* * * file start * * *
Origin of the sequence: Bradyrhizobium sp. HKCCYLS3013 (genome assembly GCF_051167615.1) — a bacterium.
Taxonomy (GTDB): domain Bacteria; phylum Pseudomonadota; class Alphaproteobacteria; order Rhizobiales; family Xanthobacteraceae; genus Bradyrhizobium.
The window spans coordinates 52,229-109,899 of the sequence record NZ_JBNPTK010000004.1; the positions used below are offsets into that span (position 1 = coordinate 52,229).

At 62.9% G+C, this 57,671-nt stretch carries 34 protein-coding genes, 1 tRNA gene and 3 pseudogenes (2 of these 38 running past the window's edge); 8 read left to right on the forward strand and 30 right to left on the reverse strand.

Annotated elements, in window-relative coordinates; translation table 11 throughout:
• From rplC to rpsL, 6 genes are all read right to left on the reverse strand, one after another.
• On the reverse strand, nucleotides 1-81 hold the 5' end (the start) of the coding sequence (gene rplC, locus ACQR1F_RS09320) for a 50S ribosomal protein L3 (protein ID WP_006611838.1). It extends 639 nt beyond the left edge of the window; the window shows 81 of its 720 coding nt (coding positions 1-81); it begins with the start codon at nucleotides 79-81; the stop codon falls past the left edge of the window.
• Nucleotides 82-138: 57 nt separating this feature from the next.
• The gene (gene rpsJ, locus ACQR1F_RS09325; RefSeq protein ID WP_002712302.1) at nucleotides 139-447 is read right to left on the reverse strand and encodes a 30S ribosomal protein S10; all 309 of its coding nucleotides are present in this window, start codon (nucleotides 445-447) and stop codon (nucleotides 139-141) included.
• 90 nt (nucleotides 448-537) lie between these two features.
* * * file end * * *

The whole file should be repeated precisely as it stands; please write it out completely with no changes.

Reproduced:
Origin of the sequence: Bradyrhizobium sp. HKCCYLS3013 (genome assembly GCF_051167615.1) — a bacterium.
Taxonomy (GTDB): domain Bacteria; phylum Pseudomonadota; class Alphaproteobacteria; order Rhizobiales; family Xanthobacteraceae; genus Bradyrhizobium.
The window spans coordinates 52,229-109,899 of the sequence record NZ_JBNPTK010000004.1; the positions used below are offsets into that span (position 1 = coordinate 52,229).

At 62.9% G+C, this 57,671-nt stretch carries 34 protein-coding genes, 1 tRNA gene and 3 pseudogenes (2 of these 38 running past the window's edge); 8 read left to right on the forward strand and 30 right to left on the reverse strand.

Annotated elements, in window-relative coordinates; translation table 11 throughout:
• From rplC to rpsL, 6 genes are all read right to left on the reverse strand, one after another.
• On the reverse strand, nucleotides 1-81 hold the 5' end (the start) of the coding sequence (gene rplC, locus ACQR1F_RS09320) for a 50S ribosomal protein L3 (protein ID WP_006611838.1). It extends 639 nt beyond the left edge of the window; the window shows 81 of its 720 coding nt (coding positions 1-81); it begins with the start codon at nucleotides 79-81; the stop codon falls past the left edge of the window.
• Nucleotides 82-138: 57 nt separating this feature from the next.
• The gene (gene rpsJ, locus ACQR1F_RS09325; RefSeq protein ID WP_002712302.1) at nucleotides 139-447 is read right to left on the reverse strand and encodes a 30S ribosomal protein S10; all 309 of its coding nucleotides are present in this window, start codon (nucleotides 445-447) and stop codon (nucleotides 139-141) included.
• 90 nt (nucleotides 448-537) lie between these two features.